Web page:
Multi-scale study of textile composites under large deformation for energy absorption

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Multi-scale study of textile composites under large deformation for energy absorption


Author: Lam, Sin-wan Peggie
Title: Multi-scale study of textile composites under large deformation for energy absorption
Year: 2004
Subject: Hong Kong Polytechnic University -- Dissertations
Textile fibers -- Mechanical properties
Textile fabrics -- Mechanical properties
Fibrous composites -- Mechanical properties
Nonwoven fabrics -- Testing
Department: Institute of Textiles and Clothing
Pages: xxv, 221 leaves : ill. (some col.) ; 30 cm
Language: English
InnoPac Record:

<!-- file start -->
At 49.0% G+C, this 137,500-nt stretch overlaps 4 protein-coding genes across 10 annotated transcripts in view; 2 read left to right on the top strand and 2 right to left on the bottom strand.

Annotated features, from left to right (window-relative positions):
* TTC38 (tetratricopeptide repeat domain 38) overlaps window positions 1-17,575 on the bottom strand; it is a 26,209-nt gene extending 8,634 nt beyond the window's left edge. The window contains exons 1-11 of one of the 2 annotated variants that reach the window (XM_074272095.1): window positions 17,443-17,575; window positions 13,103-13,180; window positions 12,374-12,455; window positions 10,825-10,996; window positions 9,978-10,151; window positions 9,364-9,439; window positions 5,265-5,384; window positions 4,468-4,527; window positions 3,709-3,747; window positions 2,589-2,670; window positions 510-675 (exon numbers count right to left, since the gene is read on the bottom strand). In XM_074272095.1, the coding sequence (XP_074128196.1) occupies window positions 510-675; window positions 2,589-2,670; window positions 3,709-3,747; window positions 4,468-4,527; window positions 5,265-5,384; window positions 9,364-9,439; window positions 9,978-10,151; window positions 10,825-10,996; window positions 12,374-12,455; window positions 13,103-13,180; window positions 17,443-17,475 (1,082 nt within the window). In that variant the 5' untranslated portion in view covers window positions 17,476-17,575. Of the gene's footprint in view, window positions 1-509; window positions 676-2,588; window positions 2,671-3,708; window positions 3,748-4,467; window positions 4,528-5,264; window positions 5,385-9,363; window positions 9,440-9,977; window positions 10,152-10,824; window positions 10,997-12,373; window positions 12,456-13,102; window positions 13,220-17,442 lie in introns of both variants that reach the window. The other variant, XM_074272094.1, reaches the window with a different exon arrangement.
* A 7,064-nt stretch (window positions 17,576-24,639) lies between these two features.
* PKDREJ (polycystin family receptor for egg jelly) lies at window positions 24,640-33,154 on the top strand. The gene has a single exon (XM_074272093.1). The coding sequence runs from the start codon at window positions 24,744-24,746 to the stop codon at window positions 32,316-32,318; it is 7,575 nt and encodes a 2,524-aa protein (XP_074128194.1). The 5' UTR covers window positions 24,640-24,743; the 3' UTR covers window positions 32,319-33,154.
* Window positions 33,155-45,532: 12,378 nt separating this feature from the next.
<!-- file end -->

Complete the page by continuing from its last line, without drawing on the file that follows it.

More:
Abstract: This thesis presents a systematic study, in multi-scales, of mechanical properties of newly developed thermoplastic cellular textile composites for energy absorption purposes. This research aims to create a scientific basis for such composite materials with a high specific energy absorption capacity, and to better understand the material system, the fibre architecture and the fabrication techniques for particular applications. The study covers five related aspects: (1) composite fabrication techniques, (2) performance of cellular composites with various material systems under quasi-static compression and impact conditions, (3) deformation mechanism of the cellular structure, (4) in-plane deformation and mechanisms under tensile loading in both macro- and micro-scales, and (5) determination (by employing Raman microscopy) of fibre strain distribution in composites. Material systems in this study include co-knitting polyester (polyethylene terephthalate, or PET) and polypropylene (PP) continuous filament yarns to be melted as matrix, laminating PET non-woven fabrics and PP matrix films, laminating high performance fibres, ultra-high molecular weight polyethylene (UHMWPE), as knitted fabrics and low-density polyethylene (LDPE) matrix films. The fabrication processes of thermoplastic textile composites, including the corresponding grid-dome with flat-top cellular structure, are described. The energy-absorption behaviours of these cellular composites are examined under quasi-static compression and impacts. The effects of fibre material, fibre volume fractions and fibre architecture on the energy absorption capacity, are investigated. Cell recovery after impact is also studied. The equivalent cell wall thickness is shown to be a dominant factor governing the energy absorption capacity of the cellular structure made from the same material. Both the composites with knitted and non-woven fabric reinforcements exhibit a high specific energy absorption capacity. In particular, the non-woven composite achieves a higher level of energy absorption than that of the knitted composites. In addition, the non-woven cellular textile composite is able to retain the same level of energy absorption capacity under multiple impacts. This can be attributed to material properties of the composites such as its tensile and shear properties. By further varying the fibre volume fraction in the non-woven composite, different fracture modes are observed and different levels energy absorption capacity are obtained. Previous studies by others concentrated on the deformation mechanisms of cellular composites with anisotropic knitted reinforcement. The present study is concerned with isotropic materials. The major deformation mode of flat-topped cellular samples made of PET/PP non-woven composites and pure PP polymer is identified as the internal convolution of the conical cell wall during plastic collapse of the cell. Theoretical analysis for the large deformation is carried out to predict the energy-absorption capacity of non-woven cellular composites and pure PP. Good agreement has been found between the predicted and the experimental results, implying that the model can provide a basis for the effective design of similar material systems. Previous studies demonstrated that the membrane deformation of knitted cellular composites dominates the contribution of energy absorption when the cell collapse is large. Hence, in-plane deformation of the knitted composites is investigated in this study. Tensile properties of the composites are related with the knitting directions and individual components. The deformation mechanisms of the flat composites are identified during tensile loading by in-situ SEM observation. Effects of fabric structure, fibre volume fraction, pre-stretching directions and levels of the knitted fabrics prior to composite fabrication and plasma treatment on fibre surface are studied. Raman microscopy is employed to determine the fibre strain distribution in a single loop in the knitted composites, made from ultra-high molecular weight polyethylene (UHMWPE) fibres embedded in low density polyethylene (LDPE) matrix. The fibre itself acts as a sensor embedded in the composite and therefore Raman microscopy can be used to follow the Raman band shift of the single fibre due to the applied strain. It has been found that the fibre strains of the deformed loop are very low even when the composite is under large effective strains. Theoretical analysis is concentrated on the fibre strain on single knitted loop during the large deformation. This phenomenon can be explained in terms of the shape change of the fabric loop and fibre sliding, fibre orientation to the stretching direction, and probably the fibre stress relaxation during the loop mapping process. In summary the fabrication aspects and the performance of cellular textile composites with various material systems have been investigated in detail. The deformation mechanisms of the isotropic non-woven cellular composite material have been identified and a prediction model has been proposed to provide fundamental information on composite design. The in-plane deformation mechanisms of the composites that contribute to the energy absorption have been studied in multi-scales. The study of non-woven composites provides an alternative material selection to achieve further substantial saving on material cost and fabrication time. More importantly, the outcome of this thesis may contribute significantly to development of high energy absorbing cellular textile composites with great potential in making protection devices, such as sport helmets, car crashing elements or other light weight devices where high specific energy absorption capacity is of great concern.